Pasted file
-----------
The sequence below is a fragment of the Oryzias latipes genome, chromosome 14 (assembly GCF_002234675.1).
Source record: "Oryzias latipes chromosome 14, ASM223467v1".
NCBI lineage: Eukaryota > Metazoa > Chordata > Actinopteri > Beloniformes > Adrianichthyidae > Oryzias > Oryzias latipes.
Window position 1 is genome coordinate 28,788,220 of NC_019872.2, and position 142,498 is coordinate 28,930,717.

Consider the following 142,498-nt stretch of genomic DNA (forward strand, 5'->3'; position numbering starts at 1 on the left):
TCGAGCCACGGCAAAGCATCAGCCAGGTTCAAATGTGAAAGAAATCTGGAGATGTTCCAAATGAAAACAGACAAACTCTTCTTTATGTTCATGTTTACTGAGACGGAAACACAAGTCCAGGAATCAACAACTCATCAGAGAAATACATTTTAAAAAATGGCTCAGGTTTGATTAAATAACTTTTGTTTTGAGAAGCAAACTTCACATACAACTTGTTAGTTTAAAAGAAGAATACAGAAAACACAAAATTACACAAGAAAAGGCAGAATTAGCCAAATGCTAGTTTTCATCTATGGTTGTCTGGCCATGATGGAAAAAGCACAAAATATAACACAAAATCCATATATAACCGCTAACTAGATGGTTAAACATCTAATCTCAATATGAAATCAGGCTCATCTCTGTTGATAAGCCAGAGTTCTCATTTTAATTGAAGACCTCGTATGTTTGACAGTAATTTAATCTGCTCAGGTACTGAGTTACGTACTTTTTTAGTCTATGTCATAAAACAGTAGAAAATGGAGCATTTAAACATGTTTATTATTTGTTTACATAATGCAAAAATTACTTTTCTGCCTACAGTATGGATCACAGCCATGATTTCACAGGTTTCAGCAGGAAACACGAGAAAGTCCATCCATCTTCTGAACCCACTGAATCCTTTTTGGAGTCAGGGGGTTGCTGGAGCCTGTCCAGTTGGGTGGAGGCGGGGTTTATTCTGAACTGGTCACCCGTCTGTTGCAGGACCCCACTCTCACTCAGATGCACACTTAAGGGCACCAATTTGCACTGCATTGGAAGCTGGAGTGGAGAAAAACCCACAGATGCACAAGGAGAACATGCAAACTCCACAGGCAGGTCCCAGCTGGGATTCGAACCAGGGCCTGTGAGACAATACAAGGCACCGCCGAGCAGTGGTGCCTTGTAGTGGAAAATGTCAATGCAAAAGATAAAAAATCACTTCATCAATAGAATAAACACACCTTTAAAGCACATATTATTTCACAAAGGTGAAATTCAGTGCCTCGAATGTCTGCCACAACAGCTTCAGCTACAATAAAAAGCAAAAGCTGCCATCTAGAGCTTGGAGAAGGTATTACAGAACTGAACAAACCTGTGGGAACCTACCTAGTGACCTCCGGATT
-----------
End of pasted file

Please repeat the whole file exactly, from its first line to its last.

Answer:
The sequence below is a fragment of the Oryzias latipes genome, chromosome 14 (assembly GCF_002234675.1).
Source record: "Oryzias latipes chromosome 14, ASM223467v1".
NCBI lineage: Eukaryota > Metazoa > Chordata > Actinopteri > Beloniformes > Adrianichthyidae > Oryzias > Oryzias latipes.
Window position 1 is genome coordinate 28,788,220 of NC_019872.2, and position 142,498 is coordinate 28,930,717.

Consider the following 142,498-nt stretch of genomic DNA (forward strand, 5'->3'; position numbering starts at 1 on the left):
TCGAGCCACGGCAAAGCATCAGCCAGGTTCAAATGTGAAAGAAATCTGGAGATGTTCCAAATGAAAACAGACAAACTCTTCTTTATGTTCATGTTTACTGAGACGGAAACACAAGTCCAGGAATCAACAACTCATCAGAGAAATACATTTTAAAAAATGGCTCAGGTTTGATTAAATAACTTTTGTTTTGAGAAGCAAACTTCACATACAACTTGTTAGTTTAAAAGAAGAATACAGAAAACACAAAATTACACAAGAAAAGGCAGAATTAGCCAAATGCTAGTTTTCATCTATGGTTGTCTGGCCATGATGGAAAAAGCACAAAATATAACACAAAATCCATATATAACCGCTAACTAGATGGTTAAACATCTAATCTCAATATGAAATCAGGCTCATCTCTGTTGATAAGCCAGAGTTCTCATTTTAATTGAAGACCTCGTATGTTTGACAGTAATTTAATCTGCTCAGGTACTGAGTTACGTACTTTTTTAGTCTATGTCATAAAACAGTAGAAAATGGAGCATTTAAACATGTTTATTATTTGTTTACATAATGCAAAAATTACTTTTCTGCCTACAGTATGGATCACAGCCATGATTTCACAGGTTTCAGCAGGAAACACGAGAAAGTCCATCCATCTTCTGAACCCACTGAATCCTTTTTGGAGTCAGGGGGTTGCTGGAGCCTGTCCAGTTGGGTGGAGGCGGGGTTTATTCTGAACTGGTCACCCGTCTGTTGCAGGACCCCACTCTCACTCAGATGCACACTTAAGGGCACCAATTTGCACTGCATTGGAAGCTGGAGTGGAGAAAAACCCACAGATGCACAAGGAGAACATGCAAACTCCACAGGCAGGTCCCAGCTGGGATTCGAACCAGGGCCTGTGAGACAATACAAGGCACCGCCGAGCAGTGGTGCCTTGTAGTGGAAAATGTCAATGCAAAAGATAAAAAATCACTTCATCAATAGAATAAACACACCTTTAAAGCACATATTATTTCACAAAGGTGAAATTCAGTGCCTCGAATGTCTGCCACAACAGCTTCAGCTACAATAAAAAGCAAAAGCTGCCATCTAGAGCTTGGAGAAGGTATTACAGAACTGAACAAACCTGTGGGAACCTACCTAGTGACCTCCGGATT